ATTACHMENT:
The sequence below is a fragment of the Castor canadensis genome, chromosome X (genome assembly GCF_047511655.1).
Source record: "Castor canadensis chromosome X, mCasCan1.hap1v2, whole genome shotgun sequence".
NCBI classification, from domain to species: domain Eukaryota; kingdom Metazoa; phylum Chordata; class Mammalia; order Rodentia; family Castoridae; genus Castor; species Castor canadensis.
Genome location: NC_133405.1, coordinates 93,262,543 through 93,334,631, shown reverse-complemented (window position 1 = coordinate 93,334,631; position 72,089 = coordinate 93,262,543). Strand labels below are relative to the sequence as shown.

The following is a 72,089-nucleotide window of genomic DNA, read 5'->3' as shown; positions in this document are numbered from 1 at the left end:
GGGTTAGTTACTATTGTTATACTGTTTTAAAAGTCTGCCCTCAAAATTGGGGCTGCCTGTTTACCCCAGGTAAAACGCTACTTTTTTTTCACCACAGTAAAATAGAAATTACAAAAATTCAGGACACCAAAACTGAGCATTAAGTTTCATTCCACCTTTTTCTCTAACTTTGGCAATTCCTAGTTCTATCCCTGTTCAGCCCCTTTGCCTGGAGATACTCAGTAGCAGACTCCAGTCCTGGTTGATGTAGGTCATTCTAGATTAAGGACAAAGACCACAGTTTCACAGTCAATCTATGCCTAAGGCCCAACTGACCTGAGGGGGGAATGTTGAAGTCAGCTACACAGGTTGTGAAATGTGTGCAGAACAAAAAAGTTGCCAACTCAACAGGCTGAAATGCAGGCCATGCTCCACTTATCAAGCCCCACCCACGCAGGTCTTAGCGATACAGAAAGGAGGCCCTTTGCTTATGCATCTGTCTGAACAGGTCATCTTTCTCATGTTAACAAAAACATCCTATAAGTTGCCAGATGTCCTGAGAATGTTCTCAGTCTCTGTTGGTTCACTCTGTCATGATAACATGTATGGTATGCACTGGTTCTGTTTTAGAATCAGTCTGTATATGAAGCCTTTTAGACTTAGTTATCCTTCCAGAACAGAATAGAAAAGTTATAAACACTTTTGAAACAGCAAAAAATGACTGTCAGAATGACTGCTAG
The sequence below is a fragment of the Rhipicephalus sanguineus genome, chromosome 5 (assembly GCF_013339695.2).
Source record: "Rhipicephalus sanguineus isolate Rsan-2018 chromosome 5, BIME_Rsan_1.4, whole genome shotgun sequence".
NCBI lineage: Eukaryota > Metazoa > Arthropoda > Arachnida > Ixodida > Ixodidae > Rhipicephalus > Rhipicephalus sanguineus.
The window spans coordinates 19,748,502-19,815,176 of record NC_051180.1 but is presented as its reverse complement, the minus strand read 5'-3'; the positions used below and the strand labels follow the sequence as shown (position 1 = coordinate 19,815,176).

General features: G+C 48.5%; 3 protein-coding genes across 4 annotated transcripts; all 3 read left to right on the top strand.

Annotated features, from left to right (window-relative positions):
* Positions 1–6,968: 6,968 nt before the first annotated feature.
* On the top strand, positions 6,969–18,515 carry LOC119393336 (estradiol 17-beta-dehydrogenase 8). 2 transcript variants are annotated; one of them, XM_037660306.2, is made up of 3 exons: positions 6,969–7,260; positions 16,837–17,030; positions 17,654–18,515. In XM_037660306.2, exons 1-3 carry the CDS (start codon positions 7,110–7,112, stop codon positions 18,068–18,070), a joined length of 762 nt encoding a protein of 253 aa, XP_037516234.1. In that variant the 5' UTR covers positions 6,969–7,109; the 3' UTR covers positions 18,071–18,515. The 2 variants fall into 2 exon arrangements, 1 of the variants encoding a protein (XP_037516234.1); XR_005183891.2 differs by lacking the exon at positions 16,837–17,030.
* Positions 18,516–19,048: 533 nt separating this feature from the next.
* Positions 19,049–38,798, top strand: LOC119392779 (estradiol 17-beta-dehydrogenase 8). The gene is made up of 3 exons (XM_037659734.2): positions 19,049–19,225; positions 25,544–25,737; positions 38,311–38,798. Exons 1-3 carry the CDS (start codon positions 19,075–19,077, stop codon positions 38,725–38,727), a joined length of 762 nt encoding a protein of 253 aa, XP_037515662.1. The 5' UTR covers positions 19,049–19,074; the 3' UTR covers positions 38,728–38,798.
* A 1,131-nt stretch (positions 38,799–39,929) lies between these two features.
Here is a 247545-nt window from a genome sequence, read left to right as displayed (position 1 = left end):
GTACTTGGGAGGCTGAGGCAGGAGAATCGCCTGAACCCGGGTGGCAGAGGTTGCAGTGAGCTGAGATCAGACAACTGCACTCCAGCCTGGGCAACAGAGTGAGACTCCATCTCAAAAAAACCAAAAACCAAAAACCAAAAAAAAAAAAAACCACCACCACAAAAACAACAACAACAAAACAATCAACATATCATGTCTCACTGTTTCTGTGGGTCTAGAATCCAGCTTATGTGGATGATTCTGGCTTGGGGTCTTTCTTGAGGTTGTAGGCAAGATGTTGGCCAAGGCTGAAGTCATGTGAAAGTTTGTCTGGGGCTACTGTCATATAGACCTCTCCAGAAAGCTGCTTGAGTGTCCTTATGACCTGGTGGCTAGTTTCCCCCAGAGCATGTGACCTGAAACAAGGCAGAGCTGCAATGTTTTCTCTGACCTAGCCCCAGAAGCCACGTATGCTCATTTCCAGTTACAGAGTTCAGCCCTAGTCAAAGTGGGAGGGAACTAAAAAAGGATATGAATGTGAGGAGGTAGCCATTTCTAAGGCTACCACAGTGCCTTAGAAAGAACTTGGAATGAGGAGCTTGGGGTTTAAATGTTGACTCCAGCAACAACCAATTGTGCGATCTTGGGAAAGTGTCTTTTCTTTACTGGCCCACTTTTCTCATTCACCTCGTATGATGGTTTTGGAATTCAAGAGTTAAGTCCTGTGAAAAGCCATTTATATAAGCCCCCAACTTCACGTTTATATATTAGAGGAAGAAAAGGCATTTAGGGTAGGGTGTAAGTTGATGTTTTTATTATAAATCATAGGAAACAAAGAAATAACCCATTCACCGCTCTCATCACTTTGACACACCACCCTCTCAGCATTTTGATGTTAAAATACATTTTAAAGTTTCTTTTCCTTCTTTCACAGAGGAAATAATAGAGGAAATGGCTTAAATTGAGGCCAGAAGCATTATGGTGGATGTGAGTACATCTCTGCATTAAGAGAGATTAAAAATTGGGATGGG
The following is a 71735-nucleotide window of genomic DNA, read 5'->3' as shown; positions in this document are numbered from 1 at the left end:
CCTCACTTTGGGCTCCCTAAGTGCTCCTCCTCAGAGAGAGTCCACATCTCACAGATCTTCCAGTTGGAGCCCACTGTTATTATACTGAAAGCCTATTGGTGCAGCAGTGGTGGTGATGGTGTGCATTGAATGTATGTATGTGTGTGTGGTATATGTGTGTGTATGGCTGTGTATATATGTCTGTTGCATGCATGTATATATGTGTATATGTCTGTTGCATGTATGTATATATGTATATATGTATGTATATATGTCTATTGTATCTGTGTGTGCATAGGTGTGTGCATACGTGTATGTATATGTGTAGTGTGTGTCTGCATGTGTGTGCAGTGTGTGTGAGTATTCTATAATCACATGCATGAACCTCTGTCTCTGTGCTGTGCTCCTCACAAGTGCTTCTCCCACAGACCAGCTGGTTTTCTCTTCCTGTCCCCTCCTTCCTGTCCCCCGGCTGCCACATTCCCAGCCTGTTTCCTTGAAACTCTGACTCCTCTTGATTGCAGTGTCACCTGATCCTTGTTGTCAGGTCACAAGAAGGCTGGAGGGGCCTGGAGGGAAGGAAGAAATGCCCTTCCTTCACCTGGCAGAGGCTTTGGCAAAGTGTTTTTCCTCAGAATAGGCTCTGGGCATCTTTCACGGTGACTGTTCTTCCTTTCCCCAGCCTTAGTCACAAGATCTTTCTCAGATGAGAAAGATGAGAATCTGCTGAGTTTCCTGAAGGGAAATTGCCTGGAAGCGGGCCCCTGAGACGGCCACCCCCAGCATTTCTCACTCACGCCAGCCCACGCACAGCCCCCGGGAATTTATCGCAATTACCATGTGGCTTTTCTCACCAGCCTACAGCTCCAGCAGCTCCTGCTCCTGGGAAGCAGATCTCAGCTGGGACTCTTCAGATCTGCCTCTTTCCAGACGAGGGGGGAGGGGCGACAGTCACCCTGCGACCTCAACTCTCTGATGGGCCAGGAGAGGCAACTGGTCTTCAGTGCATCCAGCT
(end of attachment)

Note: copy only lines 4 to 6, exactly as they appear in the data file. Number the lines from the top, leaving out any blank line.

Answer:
Genome location: NC_133405.1, coordinates 93,262,543 through 93,334,631, shown reverse-complemented (window position 1 = coordinate 93,334,631; position 72,089 = coordinate 93,262,543). Strand labels below are relative to the sequence as shown.

The following is a 72,089-nucleotide window of genomic DNA, read 5'->3' as shown; positions in this document are numbered from 1 at the left end:
GGGTTAGTTACTATTGTTATACTGTTTTAAAAGTCTGCCCTCAAAATTGGGGCTGCCTGTTTACCCCAGGTAAAACGCTACTTTTTTTTCACCACAGTAAAATAGAAATTACAAAAATTCAGGACACCAAAACTGAGCATTAAGTTTCATTCCACCTTTTTCTCTAACTTTGGCAATTCCTAGTTCTATCCCTGTTCAGCCCCTTTGCCTGGAGATACTCAGTAGCAGACTCCAGTCCTGGTTGATGTAGGTCATTCTAGATTAAGGACAAAGACCACAGTTTCACAGTCAATCTATGCCTAAGGCCCAACTGACCTGAGGGGGGAATGTTGAAGTCAGCTACACAGGTTGTGAAATGTGTGCAGAACAAAAAAGTTGCCAACTCAACAGGCTGAAATGCAGGCCATGCTCCACTTATCAAGCCCCACCCACGCAGGTCTTAGCGATACAGAAAGGAGGCCCTTTGCTTATGCATCTGTCTGAACAGGTCATCTTTCTCATGTTAACAAAAACATCCTATAAGTTGCCAGATGTCCTGAGAATGTTCTCAGTCTCTGTTGGTTCACTCTGTCATGATAACATGTATGGTATGCACTGGTTCTGTTTTAGAATCAGTCTGTATATGAAGCCTTTTAGACTTAGTTATCCTTCCAGAACAGAATAGAAAAGTTATAAACACTTTTGAAACAGCAAAAAATGACTGTCAGAATGACTGCTAG